Sound: Joe Bonamassa started playing guitar at the age of four. Being charmed by the seductive sound of Stratocaster as he confesses, at the age of 12 he was already collecting high references from blues legends, such as B.B. King, Buddy Guy and Robert Cray. No wonder shortly after he began releasing albums full of passionate blues and rock-n-roll anthems. A new album by Bonamassa, titled in a very simple and romantic way You and Me is, as the artist himself calls it, heavy music played in a blues style. The production was confided to legendary producer Kevin Shirley (Led Zeppelin, Aerosmith, The Black Crowes). Working on the record both the artist and the producer used the inspiration from Peter Green, Jeff Beck, Eric Clapton and John Lee Hooker.
With all his respect to the teachers, Bonamassa starts the CD with a cover of Charley Patton's High Water Everywhere. Being afraid to appear on the lower level than his idols, the musician is too careful presenting his own songwriting. The album is mostly songs, written by other musicians and covered by Bonamassa the way he sees them, and only 4 tracks are written or co-written by him.
The cover songs are impudently interpreted by Joe in his own personal style, not aiming to copy or even catch the atmosphere of the original. Now there are a lot of sliding guitars and groovy tunes in them. Among blues there's the only rock-n-roll track, paying the tribute to Chuck Berry -- full of joy I Don't Believe. You can't stop your foot tapping by it even during busy guitar and classic piano solos. Tamp Em Up Solid, borrowed from Ryland Cooder, is a peaceful country-ish ballad done by only two guitars and a voice full of sorrow. The song is only two and a half minutes and it's last chord is in the beginning of the next track -- Gypsy jazz Django. It's an instrumental track, kind of meditative and it paints beautiful pictures in your mind as you listen to it. Bonamassa managed to even make Led Zeppelin's Tea For One sound blues. This one features a guest vocalist -- Doug Henthorn that swings, scratches and nails the song. // 10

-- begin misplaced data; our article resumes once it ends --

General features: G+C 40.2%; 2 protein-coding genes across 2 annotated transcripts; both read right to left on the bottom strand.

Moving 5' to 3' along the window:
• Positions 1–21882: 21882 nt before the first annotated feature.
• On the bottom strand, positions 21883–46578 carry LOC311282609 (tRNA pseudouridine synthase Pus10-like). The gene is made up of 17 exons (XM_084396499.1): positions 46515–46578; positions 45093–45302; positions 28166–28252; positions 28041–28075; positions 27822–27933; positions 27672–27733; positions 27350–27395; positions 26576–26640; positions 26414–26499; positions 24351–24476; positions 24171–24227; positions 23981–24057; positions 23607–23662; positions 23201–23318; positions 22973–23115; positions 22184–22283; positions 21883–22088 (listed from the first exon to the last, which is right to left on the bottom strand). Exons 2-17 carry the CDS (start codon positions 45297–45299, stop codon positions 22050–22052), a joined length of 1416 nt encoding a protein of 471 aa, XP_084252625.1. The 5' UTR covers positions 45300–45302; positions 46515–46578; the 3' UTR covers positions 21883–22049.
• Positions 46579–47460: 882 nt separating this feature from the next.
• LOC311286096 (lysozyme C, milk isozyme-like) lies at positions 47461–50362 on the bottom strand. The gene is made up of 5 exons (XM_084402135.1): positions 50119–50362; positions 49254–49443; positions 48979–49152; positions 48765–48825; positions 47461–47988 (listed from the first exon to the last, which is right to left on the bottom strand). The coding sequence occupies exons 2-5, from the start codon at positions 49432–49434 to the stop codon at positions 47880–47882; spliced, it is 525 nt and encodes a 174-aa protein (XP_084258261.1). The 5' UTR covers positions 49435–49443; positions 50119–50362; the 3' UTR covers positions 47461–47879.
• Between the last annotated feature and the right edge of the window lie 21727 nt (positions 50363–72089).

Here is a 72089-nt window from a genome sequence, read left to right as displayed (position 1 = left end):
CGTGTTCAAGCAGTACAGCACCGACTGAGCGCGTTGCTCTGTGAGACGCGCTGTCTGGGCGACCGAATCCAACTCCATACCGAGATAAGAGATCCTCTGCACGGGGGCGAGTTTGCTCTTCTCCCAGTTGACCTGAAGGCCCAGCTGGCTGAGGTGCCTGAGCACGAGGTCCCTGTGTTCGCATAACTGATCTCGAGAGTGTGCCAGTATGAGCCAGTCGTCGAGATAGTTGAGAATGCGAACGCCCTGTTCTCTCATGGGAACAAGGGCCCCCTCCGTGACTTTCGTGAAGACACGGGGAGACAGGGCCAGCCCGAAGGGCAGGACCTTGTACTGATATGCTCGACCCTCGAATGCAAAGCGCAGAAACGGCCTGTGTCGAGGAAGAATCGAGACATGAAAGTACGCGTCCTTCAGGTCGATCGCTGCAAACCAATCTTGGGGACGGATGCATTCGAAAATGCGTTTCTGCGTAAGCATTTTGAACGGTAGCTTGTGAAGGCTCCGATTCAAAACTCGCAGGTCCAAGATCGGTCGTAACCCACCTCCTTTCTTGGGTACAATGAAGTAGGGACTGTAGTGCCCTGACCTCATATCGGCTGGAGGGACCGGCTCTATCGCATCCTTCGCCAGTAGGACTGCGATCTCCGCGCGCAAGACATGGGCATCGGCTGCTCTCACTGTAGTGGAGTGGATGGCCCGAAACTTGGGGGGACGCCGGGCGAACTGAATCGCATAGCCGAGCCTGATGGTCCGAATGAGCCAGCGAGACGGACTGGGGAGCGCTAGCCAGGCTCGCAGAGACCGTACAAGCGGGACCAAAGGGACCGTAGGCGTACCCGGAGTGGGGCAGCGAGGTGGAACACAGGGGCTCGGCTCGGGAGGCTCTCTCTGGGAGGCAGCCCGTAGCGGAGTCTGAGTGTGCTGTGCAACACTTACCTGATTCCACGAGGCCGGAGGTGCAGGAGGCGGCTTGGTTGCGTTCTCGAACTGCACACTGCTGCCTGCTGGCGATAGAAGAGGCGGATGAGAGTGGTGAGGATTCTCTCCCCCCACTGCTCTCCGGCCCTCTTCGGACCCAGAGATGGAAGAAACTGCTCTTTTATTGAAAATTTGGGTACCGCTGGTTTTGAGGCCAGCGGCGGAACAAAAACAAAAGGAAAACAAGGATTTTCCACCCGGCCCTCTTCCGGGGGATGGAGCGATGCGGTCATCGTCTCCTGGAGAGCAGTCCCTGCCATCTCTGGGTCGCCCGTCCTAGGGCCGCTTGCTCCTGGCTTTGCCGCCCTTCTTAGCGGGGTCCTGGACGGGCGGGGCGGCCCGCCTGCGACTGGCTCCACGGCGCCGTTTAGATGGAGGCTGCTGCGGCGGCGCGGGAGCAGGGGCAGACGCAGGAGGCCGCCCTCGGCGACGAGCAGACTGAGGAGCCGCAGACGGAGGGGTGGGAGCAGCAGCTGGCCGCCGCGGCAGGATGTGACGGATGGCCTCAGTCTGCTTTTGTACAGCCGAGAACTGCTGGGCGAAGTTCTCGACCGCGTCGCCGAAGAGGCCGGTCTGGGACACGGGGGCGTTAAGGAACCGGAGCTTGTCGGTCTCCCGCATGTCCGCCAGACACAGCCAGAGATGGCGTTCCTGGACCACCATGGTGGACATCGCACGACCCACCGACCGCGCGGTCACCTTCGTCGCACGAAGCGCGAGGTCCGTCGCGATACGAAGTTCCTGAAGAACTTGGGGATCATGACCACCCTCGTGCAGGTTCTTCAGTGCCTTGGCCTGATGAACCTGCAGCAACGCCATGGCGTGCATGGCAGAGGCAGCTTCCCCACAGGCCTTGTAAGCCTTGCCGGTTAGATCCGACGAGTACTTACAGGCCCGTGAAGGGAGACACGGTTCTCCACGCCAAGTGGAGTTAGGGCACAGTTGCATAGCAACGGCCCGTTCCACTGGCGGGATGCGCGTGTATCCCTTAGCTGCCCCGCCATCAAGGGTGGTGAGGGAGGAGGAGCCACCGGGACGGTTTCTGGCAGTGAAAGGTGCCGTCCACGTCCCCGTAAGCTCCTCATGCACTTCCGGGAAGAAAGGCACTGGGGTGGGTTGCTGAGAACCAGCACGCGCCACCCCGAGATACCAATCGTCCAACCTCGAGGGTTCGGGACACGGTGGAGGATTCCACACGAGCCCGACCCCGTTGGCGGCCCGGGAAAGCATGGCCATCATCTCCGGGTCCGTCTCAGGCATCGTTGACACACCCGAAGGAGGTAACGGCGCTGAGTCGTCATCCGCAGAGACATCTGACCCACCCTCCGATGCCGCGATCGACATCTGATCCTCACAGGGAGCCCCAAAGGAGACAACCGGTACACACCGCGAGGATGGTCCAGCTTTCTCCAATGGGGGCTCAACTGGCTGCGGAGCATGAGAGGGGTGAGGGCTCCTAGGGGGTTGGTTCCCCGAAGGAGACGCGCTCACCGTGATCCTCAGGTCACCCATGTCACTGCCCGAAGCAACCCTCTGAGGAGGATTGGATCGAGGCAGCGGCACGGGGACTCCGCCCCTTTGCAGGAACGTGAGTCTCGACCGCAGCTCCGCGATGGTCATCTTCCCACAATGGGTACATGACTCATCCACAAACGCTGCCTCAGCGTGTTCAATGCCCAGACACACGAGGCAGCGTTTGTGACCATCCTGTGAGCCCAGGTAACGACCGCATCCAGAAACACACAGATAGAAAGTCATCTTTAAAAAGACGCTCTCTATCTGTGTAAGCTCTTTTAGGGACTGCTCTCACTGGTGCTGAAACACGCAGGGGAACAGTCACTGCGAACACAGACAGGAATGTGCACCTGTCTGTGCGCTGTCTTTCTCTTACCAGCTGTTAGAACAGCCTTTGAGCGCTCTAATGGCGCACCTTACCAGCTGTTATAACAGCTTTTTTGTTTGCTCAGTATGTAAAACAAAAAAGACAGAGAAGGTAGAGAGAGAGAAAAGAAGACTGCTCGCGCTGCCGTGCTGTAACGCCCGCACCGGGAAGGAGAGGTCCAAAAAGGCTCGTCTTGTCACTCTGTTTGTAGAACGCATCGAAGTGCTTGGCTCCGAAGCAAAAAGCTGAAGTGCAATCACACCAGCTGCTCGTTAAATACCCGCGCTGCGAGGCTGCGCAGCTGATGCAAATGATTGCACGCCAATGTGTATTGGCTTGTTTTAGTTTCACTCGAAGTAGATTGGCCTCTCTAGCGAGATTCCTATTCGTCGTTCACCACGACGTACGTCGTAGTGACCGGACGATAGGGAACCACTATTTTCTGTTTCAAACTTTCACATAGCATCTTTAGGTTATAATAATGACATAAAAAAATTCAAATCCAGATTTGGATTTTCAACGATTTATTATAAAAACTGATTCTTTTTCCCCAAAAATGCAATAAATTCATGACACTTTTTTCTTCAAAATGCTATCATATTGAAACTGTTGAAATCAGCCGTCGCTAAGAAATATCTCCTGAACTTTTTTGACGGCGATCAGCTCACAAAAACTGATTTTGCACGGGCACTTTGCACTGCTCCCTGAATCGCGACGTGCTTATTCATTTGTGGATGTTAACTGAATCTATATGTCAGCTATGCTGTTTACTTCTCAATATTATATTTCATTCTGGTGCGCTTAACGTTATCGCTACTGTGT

Lyrics: It can be one of the following 00 either Bonamassa was born with a voice just right for the blues or he soaked it in listening to the blues classics from the childhood. There's even that smoky feel in the vocals peculiar to old blues man (as they got their heights being far not young). Either way, his voice expresses the mood of the song very carefully. It fuses with the music so organic that not paying much attention to it, you often don't divide the instrumental parts and the vocals. // 9
Overall Impression: Being the youngest member of The Blues Foundation committee board, Joe Bonamassa has certainly achieved a lot for his age. One of the most important -- he has a distinctive style, which for many musicians take years to find. Each song is personal and beautiful in it's own way and each one shows the artist from a different side. Each evokes different memories in your head -- like heartfelt Asking Around For You, co-written by Bonamassa and Mike Himelstein. The track pictures the scenes of a beautiful lady in a long dress, sitting in a bar and a musician, playing and singing for her. In fact it was written as a tribute to the artist's friends, as obvious from the lyrics. All songs on You & Me have a huge sexual energy, as well as the depth Joe filled them with. The record has a live vibe and to multiply that atmosphere some tracks even have conversations on the background in the beginning.
For the professionals among us there's a list of guitars and amps, played by Mr. Bonamassa (among which is Gigliotti JB Telecaster) in the CD booklet. Though Bonamassa's records would never be too popular, they would easily become the favorite albums in the sophisticated listeners' CD collections. For those of you, dreaming to sell your souls for becoming guitar Gods, You & Me by Joe Bonamassa is a must. // 10
- Kosh (c) 2006